Resolutions 2016: 7 Ways to Stick With This Year’s Goals

Take in these tips before you get to the (inevitable) point where you feel like throwing in the towel.


Have you had trouble sticking with your New Year’s goals in the past? If you’re like most of us, the enthusiasm for resolutions starts to wane by the end of January.

Fortunately, we have some advice to help you keep on track. Following are seven tips for holding fast to your goals for 2016.

1. Reassess your resolutions

If (or should we say, when) your enthusiasm for your resolutions begins to flag, you may need to re-evaluate them. It could be you selected the wrong goals.

For example, maybe you should lose weight but really aren’t motivated to do so right now. In that case, making weight loss a resolution could be a recipe for failure. Instead, focus on a goal that excites you.

Or, perhaps you’ve picked vague goals that are difficult to gauge. Eating healthy sounds good, but what does that mean? Instead, break down your goal into smaller, actionable steps.

Rather than eating healthy, your resolution could be one of these:

  • No eating between meals
  • Skip taking seconds
  • Only eat at the table
  • Eat a fruit or a vegetable at every meal
  • Stop eating after 8 p.m.

Whatever your goal, making sure that your resolution is specific and practical can increase your likelihood of following through.

2. Pare your goals

While you’re reassessing your resolutions, you may want to consider paring the list as well. Having too many resolutions in place at one time can be overwhelming and tax your willpower.

If you can’t bear to part with any of them, consider working on them one at a time. Focus on one resolution a month, or wait until you master a habit before adding another one into the mix.

3. Write them down

To really make your resolutions stick, write them down. That’s according to a study conducted by Gail Matthews at Dominican University of California. She found that those who write down their goals are significantly more likely to achieve them compared with those who simply think about what they want to accomplish.

4. Share with your friends

You can go one step further and send those written goals to a friend. While writing goals is helpful, the Dominican study noted that making a public commitment to a resolution is related to even greater accomplishment.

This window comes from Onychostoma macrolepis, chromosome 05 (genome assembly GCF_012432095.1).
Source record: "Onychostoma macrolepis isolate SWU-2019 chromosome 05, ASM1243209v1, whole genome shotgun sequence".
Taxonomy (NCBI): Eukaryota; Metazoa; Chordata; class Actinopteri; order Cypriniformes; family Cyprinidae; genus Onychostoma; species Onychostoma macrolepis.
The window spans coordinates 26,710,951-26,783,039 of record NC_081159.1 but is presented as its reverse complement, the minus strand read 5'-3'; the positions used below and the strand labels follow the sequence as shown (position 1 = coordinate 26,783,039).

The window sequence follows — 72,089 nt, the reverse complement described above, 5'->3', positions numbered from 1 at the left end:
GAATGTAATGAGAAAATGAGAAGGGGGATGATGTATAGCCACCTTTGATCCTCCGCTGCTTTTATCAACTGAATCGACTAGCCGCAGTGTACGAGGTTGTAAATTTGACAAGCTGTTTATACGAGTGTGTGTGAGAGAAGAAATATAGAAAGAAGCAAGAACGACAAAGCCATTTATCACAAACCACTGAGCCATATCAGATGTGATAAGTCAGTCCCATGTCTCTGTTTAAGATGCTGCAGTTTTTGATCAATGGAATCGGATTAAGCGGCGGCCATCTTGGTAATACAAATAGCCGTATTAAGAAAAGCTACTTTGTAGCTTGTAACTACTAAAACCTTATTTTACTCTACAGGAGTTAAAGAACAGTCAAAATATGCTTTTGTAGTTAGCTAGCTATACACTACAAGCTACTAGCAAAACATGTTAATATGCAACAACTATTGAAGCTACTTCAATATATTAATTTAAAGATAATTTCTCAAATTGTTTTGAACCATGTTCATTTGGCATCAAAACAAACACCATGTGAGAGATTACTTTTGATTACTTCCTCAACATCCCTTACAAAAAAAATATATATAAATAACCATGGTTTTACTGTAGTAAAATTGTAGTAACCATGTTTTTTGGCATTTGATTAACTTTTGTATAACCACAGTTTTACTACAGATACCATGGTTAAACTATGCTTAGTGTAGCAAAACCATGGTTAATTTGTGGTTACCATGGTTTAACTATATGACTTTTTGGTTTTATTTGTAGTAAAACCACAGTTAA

Depending on your resolution, you may find it helpful to simply post your plans on Facebook or other social media sites. That means everyone will know if you fail, and that potential for embarrassment may be enough to keep you motivated.

5. Track your progress (and share it)

Don’t stop at sharing goals with your friends. Keep them updated on your progress as well.

Going back to that Dominican study, the people who were most likely to meet their goals were those who not only wrote them down and shared them with a friend, but who also sent weekly progress reports. This is taking accountability to a whole new level.

Depending on your goal, you may be able to use a smartphone app to track your progress and share it with a friend. For example, the Jawbone UP app lets users of the fitness band connect with friends to share their daily steps, sleep patterns and even meals. Lose It! is another weight loss app with a social accountability component.

Other apps you can use to track your progress include:

6. Stay positive

The next time you’re tempted to think, “There is no way I can make it through the day without a cigarette,” try to shift your thinking to something more positive. Focusing on the idea that you can’t do something makes it more likely that you won’t do it.

The impact of “positive self talk” was illustrated in an article on WebMD, which compared two groups of water polo athletes:

The athletes who fed upbeat thoughts to their brains improved more than those who didn’t. They also had fewer interfering thoughts and were able to focus more on what they were learning.

7. Don’t strive for perfection

Finally, don’t expect perfection. Too often we get wrapped up in the ideal of flipping the calendar to January and living the perfect life from that moment on. Then, when we slip up or have a bad day or realize life isn’t as easy as we’d like, we give up without a fight.

Rather than plan to perfectly implement your resolutions, plan to imperfectly follow them. Plan to fail. If you don’t quite exercise five days a week, perhaps you’ll at least move more than you did before you made your resolution.

What about you? Did you make resolutions? Are you sticking to them? Let us know how it’s going in our Forums. It’s a place where you can swap questions and answers on money-related matters, life hacks and ingenious ways to save. Or post your thoughts on our Facebook page.

Stacy Johnson

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